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Action / Arcade



Electronic Arts



Vanguard Games



E +10 (Everyone)



August 30, 2011



- Simple but engaging gameplay
- Playful visual style
- Well done music and sound effects



- Not for people who hate “bullet hell” games



Review: Gatling Gears (PS3)

Review: Heavenly Sword (PS3)

Review: Ghostbusters: The Video Game (PC)



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Gatling Gears

Score: 8.5 / 10


gatling gears          gatling gears


I was a little late getting into the NES as a kid, so I had a very large back catalog to choose from when I hit the video store to rent games. I soon developed a passion for SNK's scrollers such as Ikari Warriors and Jackal, since they were usually two player and they were a good way to game with my brother. As the consoles grew older, it seemed to me that this style of game seemed to go by the wayside, which was a shame since it was so damned fun. I'm pleased to say that the fun is back




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with Gatling Gears.

If you needed only a single word to describe the visuals for Gatling Gears, "whimsical" would probably be the closest match. The color palette is bright with lots of primary colors and exaggerated cartoon style. It reminds me of nothing so much as a Saturday morning cartoon brought into three dimensions. There's a distinct


steampunk aesthetic that goes for a fun and playful feel rather than the more sober Victorian tone that you might find elsewhere. Even so, the visuals also have a touch of authenticity to them. You can almost see how you could really build the mechs, the armored trains, and the various types of bunkers and observation posts. Beyond that, the special effects do a solid job of rewarding a player visually when they take down a large enemy or grab a power-up than amps up the damage done to the destructible environments. The sense of joy that you get visually speaking from this game is almost palpable.

There are highs and lows in the sound department, though the lows don't really seem all that low when you stop to think about them. There is some small amount of voice acting between the two player alter-egos, and some groans and cries of enemy soldiers, but this is a title that doesn’t really require expert and nuanced voice acting. The bulk of the audio is devoted to a variety of explosions, rocket launches, rifle reports, and infectiously bouncy tunes that almost perfectly match the action on the screen. It fades into the back of your consciousness, urging you on as you play, which to my mind is precisely how it should be for this sort of game.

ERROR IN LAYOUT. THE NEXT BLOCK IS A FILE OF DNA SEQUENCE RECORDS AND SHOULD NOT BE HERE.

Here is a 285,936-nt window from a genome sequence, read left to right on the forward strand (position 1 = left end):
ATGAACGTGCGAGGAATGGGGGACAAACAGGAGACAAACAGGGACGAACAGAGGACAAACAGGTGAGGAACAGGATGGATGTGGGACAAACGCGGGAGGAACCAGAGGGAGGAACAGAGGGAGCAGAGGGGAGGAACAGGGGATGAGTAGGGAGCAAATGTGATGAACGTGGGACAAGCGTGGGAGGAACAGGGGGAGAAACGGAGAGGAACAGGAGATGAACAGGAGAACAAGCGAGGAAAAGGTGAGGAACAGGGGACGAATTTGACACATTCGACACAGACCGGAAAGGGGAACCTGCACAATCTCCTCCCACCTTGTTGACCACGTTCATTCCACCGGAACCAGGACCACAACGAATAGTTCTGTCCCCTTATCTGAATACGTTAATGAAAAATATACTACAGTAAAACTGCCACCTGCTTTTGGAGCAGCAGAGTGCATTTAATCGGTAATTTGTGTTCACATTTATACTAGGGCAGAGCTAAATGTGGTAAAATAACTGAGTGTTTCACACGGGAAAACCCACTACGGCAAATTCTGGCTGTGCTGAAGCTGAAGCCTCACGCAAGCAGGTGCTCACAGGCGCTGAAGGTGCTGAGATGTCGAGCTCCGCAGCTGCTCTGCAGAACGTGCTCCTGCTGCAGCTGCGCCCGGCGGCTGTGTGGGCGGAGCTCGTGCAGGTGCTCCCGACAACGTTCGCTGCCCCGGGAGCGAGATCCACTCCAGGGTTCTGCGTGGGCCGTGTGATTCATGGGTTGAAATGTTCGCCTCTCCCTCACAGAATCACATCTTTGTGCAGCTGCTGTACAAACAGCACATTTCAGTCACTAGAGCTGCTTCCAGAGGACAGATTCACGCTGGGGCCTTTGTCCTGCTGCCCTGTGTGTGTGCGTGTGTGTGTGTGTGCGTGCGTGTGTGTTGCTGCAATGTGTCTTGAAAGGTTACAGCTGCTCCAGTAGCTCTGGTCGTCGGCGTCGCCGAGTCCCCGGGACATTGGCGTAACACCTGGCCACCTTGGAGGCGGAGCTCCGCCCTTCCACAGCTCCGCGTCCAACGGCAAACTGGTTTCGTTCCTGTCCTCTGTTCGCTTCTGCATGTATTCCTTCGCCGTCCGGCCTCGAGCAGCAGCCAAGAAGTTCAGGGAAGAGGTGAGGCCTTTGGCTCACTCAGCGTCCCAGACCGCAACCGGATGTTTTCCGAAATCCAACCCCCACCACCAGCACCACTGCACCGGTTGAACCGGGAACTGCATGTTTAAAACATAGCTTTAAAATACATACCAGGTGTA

gatling gears          gatling gears


Gameplay in Gatling Gears is about as simple as it gets: don’t stop moving, don’t stop shooting. Movement is handled with the arrows, aiming with the mouse, and shooting comes in flavors of cannon, rocket, and grenade. It’s you (and a friend in co-op play) against a seemingly endless horde of troops in multiple varieties, tanks, armored trains bristling with turrets, landmines, guard towers, bomb dropping gliders, massive mechs, and enough ordnance coming at you that you’ll think “bullet hell” would be a paradise compared to the frenetic waltz you’re trying to survive. Scoring is pretty simple. The more enemies you take down without getting hit, the higher your score multiplier goes. Taking a hit drops your multiplier faster than you can increase it, which demands a high degree of twitch nerves and situational awareness. Aside from temporary power-ups that appear which can help lay waste to the battlefield, you can permanently improve your war machine by collecting gold bricks which can be turned in to the local arms merchant at the start of each level. Additionally, clearing a level gains you XP, which slowly unlocks new paint schemes, special effects, and even companion critters to really pimp out your ride. Even after you finish a level, there’s going to be the self-imposed challenge of finding all the gold bars, beating the high score, doing more damage to the environments.

I’m not going to sit here and tell you that Gatling Gears is some sort of transcendent gaming experience. What it does is remind us why we started playing games in the first place: to have fun. No pretense of artistic or literary value. No outlandish attempt to make your GPU melt down from the number of polygons being thrown at you. Just pure and unadulterated fun. A rush of adrenaline as you dance between the bullets and make big smoking holes in the ground, saying to yourself, “I can’t believe I just pulled that off!” while your buddies over your shoulder or in your headset tell you, “Yeah, that was pretty damn cool. Do it again!”

- Axel Cushing

(November 24, 2011)


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